Cultural heritage conservation science has new perspectives for antimicrobials nanomaterials.

Cultural heritage conservation science has new perspectives for antimicrobials nanomaterials.

A recent scientific review published in Chem and participated for some of our scientifc members brings new perspectives for antimicrobial nanomaterials in cultural heritage conservation

Conservers, restorers, private collectors, museums and every cultural heritage expert is aware of new trends in artimicrobial nanomaterials applied against biodeterioration. This review will provide some hightlights, recommendations, , points of concern and red flags.

You can have access to the review here.

The irreparable damage to unique artifacts made by biodeterioration

Abstract: «The biodeterioration of artistic and architectural heritage represents a serious and recurring problem for museums, local authorities, and private collectors alike, where irreparable damage to unique artifacts can result in immeasurable losses to our shared cultural heritage. Here, we present an overview of the current trends in antimicrobial products used to protect heritage items from microbial colonization and prevent their deterioration. From a conservation-restoration standpoint, we contrast and compare traditional antimicrobial products with the state of the art in antimicrobial nanomaterials applied in the heritage conservation field, highlighting the promising potential of various different nanomaterials, as well as points of concern and clear red flags from some of the emerging research. Through an examination of the growing body of research in the academic literature we offer recommendations and practical advice on selecting appropriate microbiological assays and characterization techniques to better evaluate the in vitro and in situ antimicrobial properties of nanomaterials.»

«Graphical Abstract»:

graphic comparative of antimicrobial NPs protections and unproctected & biodeteriorated on Leonardo Da Vinci's Mona Lisa - Graphic abstract
graphic comparative of antimicrobial NPs protections and unproctected & biodeteriorated on Leonardo Da Vinci’s Mona Lisa – Graphic abstract


Job offer: Conservation Scientist for the Museum M+ in Hong Kong

Reporting to the Head, Conservation & Research, the successful candidate will work in the Analytical Science Lab in the Conservation Department and will be responsible for developing and implementing a conservation science program in support of research and understanding of the growing M+ Collections and their sustainable use, valuation and preservation.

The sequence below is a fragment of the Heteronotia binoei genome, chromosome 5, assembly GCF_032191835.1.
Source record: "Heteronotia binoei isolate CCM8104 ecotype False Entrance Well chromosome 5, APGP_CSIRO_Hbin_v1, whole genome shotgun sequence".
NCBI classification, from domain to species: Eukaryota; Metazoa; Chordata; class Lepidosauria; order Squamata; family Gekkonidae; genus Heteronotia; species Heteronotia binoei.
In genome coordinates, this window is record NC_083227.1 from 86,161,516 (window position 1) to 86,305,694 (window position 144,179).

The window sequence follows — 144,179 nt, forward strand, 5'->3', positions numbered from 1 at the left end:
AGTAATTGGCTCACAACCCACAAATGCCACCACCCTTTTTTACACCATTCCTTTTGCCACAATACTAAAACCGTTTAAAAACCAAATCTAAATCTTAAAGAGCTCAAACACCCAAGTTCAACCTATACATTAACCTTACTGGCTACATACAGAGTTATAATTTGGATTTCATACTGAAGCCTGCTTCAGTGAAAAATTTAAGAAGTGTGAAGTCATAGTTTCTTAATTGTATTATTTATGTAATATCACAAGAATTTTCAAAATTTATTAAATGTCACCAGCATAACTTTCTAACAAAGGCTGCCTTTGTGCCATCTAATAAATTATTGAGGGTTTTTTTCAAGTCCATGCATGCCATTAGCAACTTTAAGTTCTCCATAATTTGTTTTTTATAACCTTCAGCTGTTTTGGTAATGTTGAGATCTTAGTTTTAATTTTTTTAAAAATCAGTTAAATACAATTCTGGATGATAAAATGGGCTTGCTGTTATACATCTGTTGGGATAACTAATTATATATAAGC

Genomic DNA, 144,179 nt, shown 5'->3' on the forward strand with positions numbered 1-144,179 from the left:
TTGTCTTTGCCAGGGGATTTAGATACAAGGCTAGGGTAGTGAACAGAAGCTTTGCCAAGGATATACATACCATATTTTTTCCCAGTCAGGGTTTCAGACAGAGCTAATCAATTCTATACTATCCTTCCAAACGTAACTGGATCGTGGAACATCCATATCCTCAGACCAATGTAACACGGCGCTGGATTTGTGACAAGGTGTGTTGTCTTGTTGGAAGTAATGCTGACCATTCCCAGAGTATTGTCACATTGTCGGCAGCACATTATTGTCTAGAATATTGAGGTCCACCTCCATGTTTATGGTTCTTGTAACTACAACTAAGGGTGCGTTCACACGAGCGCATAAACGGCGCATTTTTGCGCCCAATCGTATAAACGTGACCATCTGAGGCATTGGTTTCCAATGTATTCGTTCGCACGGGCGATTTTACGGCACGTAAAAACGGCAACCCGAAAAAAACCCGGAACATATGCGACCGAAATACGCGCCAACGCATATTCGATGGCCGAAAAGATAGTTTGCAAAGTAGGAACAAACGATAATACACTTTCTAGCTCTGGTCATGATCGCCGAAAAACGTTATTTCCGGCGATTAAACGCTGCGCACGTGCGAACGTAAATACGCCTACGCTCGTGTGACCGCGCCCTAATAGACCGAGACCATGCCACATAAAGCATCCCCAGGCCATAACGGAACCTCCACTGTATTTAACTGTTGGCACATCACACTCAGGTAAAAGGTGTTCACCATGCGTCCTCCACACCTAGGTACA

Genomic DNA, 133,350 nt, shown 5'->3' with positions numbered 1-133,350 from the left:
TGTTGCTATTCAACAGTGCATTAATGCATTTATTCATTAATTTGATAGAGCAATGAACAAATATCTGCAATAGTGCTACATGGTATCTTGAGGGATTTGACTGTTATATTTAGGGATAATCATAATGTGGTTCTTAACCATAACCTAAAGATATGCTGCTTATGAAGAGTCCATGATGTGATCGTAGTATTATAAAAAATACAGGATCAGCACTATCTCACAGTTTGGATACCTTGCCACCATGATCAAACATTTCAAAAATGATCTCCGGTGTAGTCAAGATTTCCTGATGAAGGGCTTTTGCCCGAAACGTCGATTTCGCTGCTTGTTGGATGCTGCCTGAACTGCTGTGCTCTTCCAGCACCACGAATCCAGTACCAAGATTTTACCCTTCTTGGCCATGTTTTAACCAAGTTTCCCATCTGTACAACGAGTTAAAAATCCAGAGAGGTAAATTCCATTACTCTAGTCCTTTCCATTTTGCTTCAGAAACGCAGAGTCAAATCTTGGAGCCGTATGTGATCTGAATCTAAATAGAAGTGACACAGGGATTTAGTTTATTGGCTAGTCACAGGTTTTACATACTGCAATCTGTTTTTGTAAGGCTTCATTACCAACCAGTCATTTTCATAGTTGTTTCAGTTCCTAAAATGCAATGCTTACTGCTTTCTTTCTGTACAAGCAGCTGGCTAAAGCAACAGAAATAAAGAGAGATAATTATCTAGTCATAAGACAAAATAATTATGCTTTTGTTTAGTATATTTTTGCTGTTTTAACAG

You should possess a Ph.D. in chemistry or other physical science or equivalent combination of diploma with proven experienceConservator with a Master degree in conservation from a recognised college / university and with a proven experience in conservation science will also be considered.

– Also you should have a minimum of 5 years of experience in a museum conservation science laboratory is required.

First opened gallery in 2017 of M+ museum on West Kowloon Cultural District

M+ is a museum dedicated to collecting, exhibiting, and interpreting visual art, design and architecture, moving image, and Hong Kong visual culture of the twentieth and twenty-first centuries.

Detailed information about the requirements, the responsabilities and the application contact are inside this document here.

Interested in exploring some of the collections of the Museum? Check this beta version with +6.500 results.

‘Illuminating Cultural Heritage: From research to preservation’ Europe Science Open Forum (ESOF2020)

In the frame of the Horizon2020 project ACCELERATE, an online ESOF2020 session on Cultural Heritage had been organised in collaboration with project partners on 06 September 2020.

The session brought together 4 scientific experts in the field to discuss various aspects of the need and the use of cultural heritage research, as well as its applications.

Among others, the topics of the discussion included:

  • Examples of cultural and natural heritage items that the speakers have worked on, and the techniques used for the research study. Some of these examples includes Leonardo da Vinci’s Horse & Rider statue, fossils and more.
  • How cultural heritage can be protected using technology.
  • How different disciplines have successfully worked together to preserve cultural heritage.


Cultural heritage surrounds us everywhere and contributes in shaping the identity of every nation. It is very important to ensure the right preservation of the cultural heritage as it represents the history of society, which contributes to education, the economy, cultural awareness and more.

Taking into account several factors such as the weather, components of the elements and their change through the years, the development of innovative ideas is a major pillar for Cultural Heritage management.

During the ACCELERATE online event at ESOF2020, the speakers presented and discussed examples of cultural heritage items to understand how our ancestors produced these objects, what are their functionalities, what materials have been used and which environmental factors degrade them.

Moreover, it was shown how large scale infrastructures such as synchrotrons and neutron sources are helping to solve those riddles. The translation of knowledge from fundamental physics and materials science into cultural heritage was also highlighted during the session.

Session recording: Watch the session here.